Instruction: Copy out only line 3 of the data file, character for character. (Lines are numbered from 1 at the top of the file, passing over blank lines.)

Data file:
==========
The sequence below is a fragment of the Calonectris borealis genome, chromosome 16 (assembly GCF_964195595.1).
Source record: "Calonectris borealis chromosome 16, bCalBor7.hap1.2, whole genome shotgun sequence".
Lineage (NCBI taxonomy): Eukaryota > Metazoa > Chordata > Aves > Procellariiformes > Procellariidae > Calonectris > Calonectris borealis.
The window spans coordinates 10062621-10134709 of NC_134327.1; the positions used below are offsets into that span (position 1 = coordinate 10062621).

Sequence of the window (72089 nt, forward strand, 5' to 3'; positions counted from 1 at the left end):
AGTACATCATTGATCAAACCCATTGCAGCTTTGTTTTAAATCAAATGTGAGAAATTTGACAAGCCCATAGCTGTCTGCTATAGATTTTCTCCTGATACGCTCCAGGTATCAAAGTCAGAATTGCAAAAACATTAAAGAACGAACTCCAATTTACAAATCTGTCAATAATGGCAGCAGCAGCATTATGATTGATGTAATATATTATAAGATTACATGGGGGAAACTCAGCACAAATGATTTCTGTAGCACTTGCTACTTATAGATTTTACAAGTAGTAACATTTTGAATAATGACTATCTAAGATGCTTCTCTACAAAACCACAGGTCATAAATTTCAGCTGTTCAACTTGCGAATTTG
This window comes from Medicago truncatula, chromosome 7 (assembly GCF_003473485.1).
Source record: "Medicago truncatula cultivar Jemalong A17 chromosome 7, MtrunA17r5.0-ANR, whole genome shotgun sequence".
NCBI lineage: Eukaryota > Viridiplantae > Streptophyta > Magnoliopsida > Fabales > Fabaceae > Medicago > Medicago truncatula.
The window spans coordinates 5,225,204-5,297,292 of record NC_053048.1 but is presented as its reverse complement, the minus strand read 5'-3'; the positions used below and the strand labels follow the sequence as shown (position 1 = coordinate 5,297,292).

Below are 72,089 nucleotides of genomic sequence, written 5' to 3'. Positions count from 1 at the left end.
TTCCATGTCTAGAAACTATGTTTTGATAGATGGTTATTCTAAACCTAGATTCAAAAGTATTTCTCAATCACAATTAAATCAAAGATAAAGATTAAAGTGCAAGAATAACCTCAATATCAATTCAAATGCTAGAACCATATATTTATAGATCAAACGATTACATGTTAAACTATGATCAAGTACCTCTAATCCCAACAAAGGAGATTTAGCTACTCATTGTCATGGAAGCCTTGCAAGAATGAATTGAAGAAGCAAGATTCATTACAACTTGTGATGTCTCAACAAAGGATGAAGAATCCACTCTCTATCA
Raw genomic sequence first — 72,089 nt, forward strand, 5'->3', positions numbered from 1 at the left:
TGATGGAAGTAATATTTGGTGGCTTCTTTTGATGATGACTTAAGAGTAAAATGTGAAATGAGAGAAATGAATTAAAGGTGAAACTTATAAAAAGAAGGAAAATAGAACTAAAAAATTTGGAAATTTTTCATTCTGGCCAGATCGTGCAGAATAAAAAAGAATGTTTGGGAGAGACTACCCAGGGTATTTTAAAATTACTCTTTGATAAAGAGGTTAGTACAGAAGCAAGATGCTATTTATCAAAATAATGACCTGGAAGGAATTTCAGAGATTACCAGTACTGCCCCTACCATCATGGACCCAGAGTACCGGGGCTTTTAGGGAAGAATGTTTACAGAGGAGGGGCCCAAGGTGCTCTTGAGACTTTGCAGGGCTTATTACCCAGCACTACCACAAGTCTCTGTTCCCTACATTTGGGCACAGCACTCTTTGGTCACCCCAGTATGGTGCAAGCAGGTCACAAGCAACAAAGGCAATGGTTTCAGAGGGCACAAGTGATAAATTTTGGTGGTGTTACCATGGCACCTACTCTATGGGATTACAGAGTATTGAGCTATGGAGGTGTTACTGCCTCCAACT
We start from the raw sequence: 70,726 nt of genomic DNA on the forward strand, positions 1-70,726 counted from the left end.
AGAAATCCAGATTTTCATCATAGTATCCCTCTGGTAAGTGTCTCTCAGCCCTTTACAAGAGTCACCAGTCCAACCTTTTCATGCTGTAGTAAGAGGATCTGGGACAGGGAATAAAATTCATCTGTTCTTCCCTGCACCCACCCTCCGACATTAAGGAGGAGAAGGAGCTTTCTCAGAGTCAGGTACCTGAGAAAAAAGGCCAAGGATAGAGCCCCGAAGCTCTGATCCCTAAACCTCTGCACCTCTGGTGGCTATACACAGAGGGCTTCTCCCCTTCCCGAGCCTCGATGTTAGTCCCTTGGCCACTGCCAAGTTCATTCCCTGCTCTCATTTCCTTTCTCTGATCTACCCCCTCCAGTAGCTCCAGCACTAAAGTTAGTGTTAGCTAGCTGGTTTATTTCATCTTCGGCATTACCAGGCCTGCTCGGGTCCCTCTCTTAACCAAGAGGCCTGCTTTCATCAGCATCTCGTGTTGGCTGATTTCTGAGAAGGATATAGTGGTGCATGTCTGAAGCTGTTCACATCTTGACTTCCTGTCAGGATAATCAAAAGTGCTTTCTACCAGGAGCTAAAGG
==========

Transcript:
Lineage (NCBI taxonomy): Eukaryota > Metazoa > Chordata > Aves > Procellariiformes > Procellariidae > Calonectris > Calonectris borealis.